If you have children going to camp for the first time (or if you were ever a first-time camper yourself), you know that homesickness is very real. Dr. Michael Thompson, a school psychologist, speaker, and former board member of the American Camp Association, writes about homesickness in his book called Homesick and Happy: How Time Away from Parents Can Help a Child Grow.
Though being away from home for several weeks at a time can be challenging, especially the first time around, Michael Thompson explains how critical it is in the development of young people. Homesickness is a very natural part of being away from home. Though the first few letters home may be tear-stained and sound dismal and parents may want to jump in the car and go pick up their child, experiencing homesickness teaches a camper how to persevere through adversity, as well as how to ask others for help and support if they need it.
“If a child goes away from his or her parents, encounters new people and new challenges, learns the moral rules of a new community, absorbs the traditions, makes some choices and faces some challenges and discovers something about him or herself, that’s camp… in that process you learn something new about yourself that you could never have learned if you had stayed at home with your mom and dad. And because they weren’t there, your achievement belongs to you, your new independent self.“
Real growth happens when kids are away from home and the preconceived notions of who they are, what they should like, and how they should act. At camp, kids are free to determine their own passions, make their own decisions, and take responsibility for their own actions. They must learn to solve their own problems and resolve their own conflicts, including overcoming homesickness. Doing so prepares young people for that inevitable time in the future when they move on to college or the workforce. Those young adults who have spent time away from home at camp have a much easier time making the transition into this more independent phase. The rites of passage that come with spending summers at camp translate into a bright adulthood.
The reduction in the amount of daily activity children are exposed to is commonly reported. Recess is under threat in schools, parents are less inclined to allow their children to roam outside and play, and the pervasive impact of technology on the active lives of our youth is generating real concern. Exercise is important and the benefits are widely understood.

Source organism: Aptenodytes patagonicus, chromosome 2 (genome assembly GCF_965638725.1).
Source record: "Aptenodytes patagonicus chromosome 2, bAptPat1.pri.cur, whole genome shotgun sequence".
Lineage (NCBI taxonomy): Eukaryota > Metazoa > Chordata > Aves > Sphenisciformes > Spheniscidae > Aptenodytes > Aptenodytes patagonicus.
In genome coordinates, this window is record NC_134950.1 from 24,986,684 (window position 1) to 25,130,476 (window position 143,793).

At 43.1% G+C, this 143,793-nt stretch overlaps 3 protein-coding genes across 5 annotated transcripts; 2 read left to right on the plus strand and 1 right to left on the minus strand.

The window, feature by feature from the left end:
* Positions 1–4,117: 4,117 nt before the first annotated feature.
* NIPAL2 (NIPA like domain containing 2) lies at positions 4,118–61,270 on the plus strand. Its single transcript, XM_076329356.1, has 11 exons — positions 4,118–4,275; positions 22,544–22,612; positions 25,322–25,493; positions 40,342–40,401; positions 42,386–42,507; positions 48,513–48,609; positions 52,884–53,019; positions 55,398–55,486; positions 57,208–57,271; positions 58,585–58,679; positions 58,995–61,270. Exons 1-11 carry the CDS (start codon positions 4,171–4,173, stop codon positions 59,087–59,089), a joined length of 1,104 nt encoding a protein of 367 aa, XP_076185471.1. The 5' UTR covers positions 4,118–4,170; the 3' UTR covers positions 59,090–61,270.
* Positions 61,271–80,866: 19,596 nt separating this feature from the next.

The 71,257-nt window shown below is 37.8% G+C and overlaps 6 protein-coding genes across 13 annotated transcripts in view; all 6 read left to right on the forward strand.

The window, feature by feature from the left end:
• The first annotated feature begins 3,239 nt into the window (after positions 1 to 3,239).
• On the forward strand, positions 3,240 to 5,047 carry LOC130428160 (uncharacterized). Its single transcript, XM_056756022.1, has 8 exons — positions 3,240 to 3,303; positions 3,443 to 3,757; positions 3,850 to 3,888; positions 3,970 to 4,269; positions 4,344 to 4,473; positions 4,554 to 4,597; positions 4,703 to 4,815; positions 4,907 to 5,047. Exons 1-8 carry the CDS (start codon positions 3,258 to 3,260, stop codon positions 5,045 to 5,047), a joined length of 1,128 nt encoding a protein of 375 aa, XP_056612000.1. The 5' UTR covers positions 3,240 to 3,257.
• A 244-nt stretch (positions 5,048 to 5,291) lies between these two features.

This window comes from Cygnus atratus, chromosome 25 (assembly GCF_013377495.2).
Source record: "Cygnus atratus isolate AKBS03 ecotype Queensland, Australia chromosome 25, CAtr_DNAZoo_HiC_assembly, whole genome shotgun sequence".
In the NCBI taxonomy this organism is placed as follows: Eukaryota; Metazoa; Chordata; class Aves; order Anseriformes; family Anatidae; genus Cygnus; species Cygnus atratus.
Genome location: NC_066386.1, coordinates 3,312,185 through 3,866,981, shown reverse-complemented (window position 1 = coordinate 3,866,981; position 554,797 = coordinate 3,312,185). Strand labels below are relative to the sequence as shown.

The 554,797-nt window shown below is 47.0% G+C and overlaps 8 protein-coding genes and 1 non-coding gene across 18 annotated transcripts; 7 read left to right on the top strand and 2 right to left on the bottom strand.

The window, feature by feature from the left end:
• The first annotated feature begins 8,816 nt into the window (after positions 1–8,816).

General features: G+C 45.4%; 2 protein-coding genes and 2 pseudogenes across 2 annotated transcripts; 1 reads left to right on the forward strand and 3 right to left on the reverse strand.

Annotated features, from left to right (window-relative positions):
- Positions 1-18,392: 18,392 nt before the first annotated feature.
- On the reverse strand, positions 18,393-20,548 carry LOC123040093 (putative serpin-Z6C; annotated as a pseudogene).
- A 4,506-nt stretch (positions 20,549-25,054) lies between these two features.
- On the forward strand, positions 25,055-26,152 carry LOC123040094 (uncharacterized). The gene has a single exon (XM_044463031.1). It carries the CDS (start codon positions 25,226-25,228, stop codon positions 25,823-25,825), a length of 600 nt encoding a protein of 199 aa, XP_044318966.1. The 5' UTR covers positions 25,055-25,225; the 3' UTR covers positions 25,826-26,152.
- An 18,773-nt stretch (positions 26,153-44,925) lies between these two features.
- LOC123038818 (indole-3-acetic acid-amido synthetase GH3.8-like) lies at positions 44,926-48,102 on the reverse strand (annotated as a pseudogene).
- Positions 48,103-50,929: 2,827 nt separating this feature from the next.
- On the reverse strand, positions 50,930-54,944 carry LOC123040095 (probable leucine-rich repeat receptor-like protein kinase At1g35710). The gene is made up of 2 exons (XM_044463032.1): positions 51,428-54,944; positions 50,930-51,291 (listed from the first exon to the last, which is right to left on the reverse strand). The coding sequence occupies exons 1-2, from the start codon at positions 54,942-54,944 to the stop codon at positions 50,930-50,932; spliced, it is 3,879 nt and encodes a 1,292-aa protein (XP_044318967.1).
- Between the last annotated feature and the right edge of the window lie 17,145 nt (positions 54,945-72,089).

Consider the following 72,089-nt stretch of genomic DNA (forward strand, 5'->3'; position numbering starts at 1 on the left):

Exercise is an important part of keeping children healthy. Encouraging healthy lifestyles in children and adolescents is important for when they grow older. Lifestyles that are learned in childhood are more likely to stay with the child into adulthood. Some changes in lifestyle can be harder to make the older the person becomes.
The following are just some of the benefits that regular exercise or physical activity provides:
Improves blood circulation throughout the body
Keeps weight under control
Improves blood cholesterol levels
Prevents and manages high blood pressure
Prevents bone loss
Boosts energy level
Improves the ability to fall asleep quickly and sleep well
Helps manage stress
Counters anxiety and depression
Increases enthusiasm and optimism
Increases muscle strength
One of these benefits has been outlined in a recent study accepted for publication in The Endocrine Society’s Journal of Clinical Endocrinology & Metabolism (JCEM) – exercise may play a key role in helping children cope with stressful situations. The findings suggest physical activity plays a role in mental health by buffering children from the effects of daily stressors.
What Role Does Camp Play in Providing Daily Exercise for Children?
Kids at day camp are getting more than the recommended amount of physical activity each day, according to a new study, “Children’s Moderate to Vigorous Physical Activity Attending Summer Day Camps,” published in the American Journal of Preventative Medicine. Seven professors from various universities in South Carolina, North Carolina, and Arizona studied more than 1,000 campers at summer day camps in the Southeast where enrollment was equal to, or greater than, 50 campers.
The study asserts that, outside of regular school, summer day camps are the largest setting where kids can be physically active. According to the results, more than 70% of boys and girls at day camps (aged 5-12) are getting over the recommended amount of 60 minutes per day of vigorous physical activity. Project those findings into the residential summer camp environment and imagine what type of results would be seen. Clearly, the majority of young people who attend summer camp are experiencing vigorous amounts of physical activity each day. Those of us who attended camp, or have provided the opportunity to children or grandchildren have known this to be true for many years – this study provides the empirical evidence that allows those not familiar with the benefits of camp to begin to understand some of the physical benefits also.
The authors of this study conclude by calling on public health practitioners to focus efforts on making camps accessible for kids throughout the U.S., and the John Austin Cheley Foundation could not agree more.